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Old 03-30-07, 09:23 AM
  #1262  
John C. Ratliff
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Join Date: May 2002
Location: Beaverton, Oregon
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Bikes: Rans Stratus, Trek 1420, Rivendell Rambouillet

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Anyone else see it the way Closetbiker sees it? If so, I'll draw some arrows about the head against the rail.

The eighth picture shows Kessler's feet very high over the guard rail, and his head out-of-sight, toward the ground--sure looks like head-first to me. And by the way, the rocks on in the front left part of the helmet's vents, and he was on his stomach when he was "rolling around." Actually, he was not rolling arond after that impact, but laying motionless on the ground on his stomach, head up in the grass beyond the gravel--look at the video.

I have had similar crashes to yours, and it wasn't until I was over 50 that I had my helmet actually hit the ground. But when I was in grade school, I wiped out on lunch break going home from school, and hit my head in the gravel on the right side (time before helmets were available--wasn't wearing one). That was my first migraine headache later that afternoon, when the head injury made me sick and I had to go home early. The whole right side of my face was marked up, and I remember simply laying my head in my hands at class that afternoon before being sent home. If I had been wearing a helmet (couldn't--they simply were not available in the early 1950s), it might have kept me from periodic migraine headaches.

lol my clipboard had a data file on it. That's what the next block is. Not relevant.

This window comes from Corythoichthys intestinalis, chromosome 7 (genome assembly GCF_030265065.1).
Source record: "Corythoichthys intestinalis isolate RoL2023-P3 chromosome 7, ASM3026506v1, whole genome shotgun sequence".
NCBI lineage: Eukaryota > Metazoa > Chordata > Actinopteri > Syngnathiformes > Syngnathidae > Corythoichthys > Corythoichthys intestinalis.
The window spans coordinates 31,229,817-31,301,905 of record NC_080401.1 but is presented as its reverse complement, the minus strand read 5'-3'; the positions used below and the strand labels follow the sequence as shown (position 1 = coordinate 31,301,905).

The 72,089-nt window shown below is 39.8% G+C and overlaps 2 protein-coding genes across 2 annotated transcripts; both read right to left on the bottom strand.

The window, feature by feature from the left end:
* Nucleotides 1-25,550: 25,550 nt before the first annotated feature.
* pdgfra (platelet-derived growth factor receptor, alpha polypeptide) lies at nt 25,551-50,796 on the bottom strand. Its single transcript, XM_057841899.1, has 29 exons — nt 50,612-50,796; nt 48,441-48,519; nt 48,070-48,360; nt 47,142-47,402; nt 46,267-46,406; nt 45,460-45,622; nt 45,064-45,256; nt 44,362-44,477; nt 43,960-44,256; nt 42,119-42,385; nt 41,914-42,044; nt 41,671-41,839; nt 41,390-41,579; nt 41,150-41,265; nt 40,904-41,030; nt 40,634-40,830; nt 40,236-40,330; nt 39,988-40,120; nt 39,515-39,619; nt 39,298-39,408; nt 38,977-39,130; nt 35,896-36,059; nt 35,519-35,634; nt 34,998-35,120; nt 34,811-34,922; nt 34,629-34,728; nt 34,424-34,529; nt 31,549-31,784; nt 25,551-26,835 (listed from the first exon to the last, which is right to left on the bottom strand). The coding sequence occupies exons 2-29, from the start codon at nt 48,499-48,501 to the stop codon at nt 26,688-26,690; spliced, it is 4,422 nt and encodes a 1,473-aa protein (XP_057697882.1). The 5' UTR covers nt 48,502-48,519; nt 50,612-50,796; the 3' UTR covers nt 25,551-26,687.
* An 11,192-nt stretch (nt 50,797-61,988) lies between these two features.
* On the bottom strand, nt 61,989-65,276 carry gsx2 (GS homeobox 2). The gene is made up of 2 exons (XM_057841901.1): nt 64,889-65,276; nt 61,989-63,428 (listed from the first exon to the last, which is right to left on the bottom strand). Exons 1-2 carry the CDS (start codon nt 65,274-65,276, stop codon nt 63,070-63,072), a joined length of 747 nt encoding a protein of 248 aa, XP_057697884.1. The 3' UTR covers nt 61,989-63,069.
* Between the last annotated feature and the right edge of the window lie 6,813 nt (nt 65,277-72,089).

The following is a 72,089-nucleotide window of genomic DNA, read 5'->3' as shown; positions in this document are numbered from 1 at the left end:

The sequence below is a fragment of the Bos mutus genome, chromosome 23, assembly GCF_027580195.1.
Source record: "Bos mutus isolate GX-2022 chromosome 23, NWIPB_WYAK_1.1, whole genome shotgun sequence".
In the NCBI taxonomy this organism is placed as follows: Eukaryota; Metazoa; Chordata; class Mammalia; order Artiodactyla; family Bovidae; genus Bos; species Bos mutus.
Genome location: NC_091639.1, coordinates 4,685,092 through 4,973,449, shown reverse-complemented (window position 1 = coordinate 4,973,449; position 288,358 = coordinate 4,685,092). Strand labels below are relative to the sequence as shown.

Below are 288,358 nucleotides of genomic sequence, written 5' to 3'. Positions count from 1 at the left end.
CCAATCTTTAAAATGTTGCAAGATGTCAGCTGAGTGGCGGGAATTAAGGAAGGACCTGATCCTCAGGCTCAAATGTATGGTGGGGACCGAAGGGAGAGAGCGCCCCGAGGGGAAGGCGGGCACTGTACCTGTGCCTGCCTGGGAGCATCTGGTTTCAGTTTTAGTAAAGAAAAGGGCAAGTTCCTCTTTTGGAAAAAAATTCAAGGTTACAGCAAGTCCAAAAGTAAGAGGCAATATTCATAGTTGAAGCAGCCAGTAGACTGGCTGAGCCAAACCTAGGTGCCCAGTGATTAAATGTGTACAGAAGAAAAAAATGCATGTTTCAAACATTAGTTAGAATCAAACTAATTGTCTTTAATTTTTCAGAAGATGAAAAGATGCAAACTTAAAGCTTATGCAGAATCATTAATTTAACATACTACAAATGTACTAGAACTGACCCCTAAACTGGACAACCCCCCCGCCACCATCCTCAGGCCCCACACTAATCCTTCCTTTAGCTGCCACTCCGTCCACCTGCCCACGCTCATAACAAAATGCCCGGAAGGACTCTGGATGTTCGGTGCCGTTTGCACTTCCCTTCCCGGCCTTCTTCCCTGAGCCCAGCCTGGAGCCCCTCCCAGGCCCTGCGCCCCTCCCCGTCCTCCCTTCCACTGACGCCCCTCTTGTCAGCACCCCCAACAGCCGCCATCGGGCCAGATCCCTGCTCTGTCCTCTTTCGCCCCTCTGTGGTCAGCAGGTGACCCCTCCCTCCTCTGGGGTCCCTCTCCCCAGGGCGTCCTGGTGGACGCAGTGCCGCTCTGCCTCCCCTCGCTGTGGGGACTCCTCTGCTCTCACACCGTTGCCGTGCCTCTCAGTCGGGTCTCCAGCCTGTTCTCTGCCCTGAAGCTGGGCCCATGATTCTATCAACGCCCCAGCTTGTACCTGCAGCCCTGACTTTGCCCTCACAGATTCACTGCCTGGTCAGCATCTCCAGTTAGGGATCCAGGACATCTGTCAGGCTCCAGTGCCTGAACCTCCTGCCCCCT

The technique of tucking one's head not only prevents neck injuries, but also minimizes the possibility of hitting one's head against the ground. It is a technique I learned in judo and gymnastics classes. Rolling is a great technique for minimizing injury potential in a fall.

John

Last edited by John C. Ratliff; 03-30-07 at 09:55 AM.
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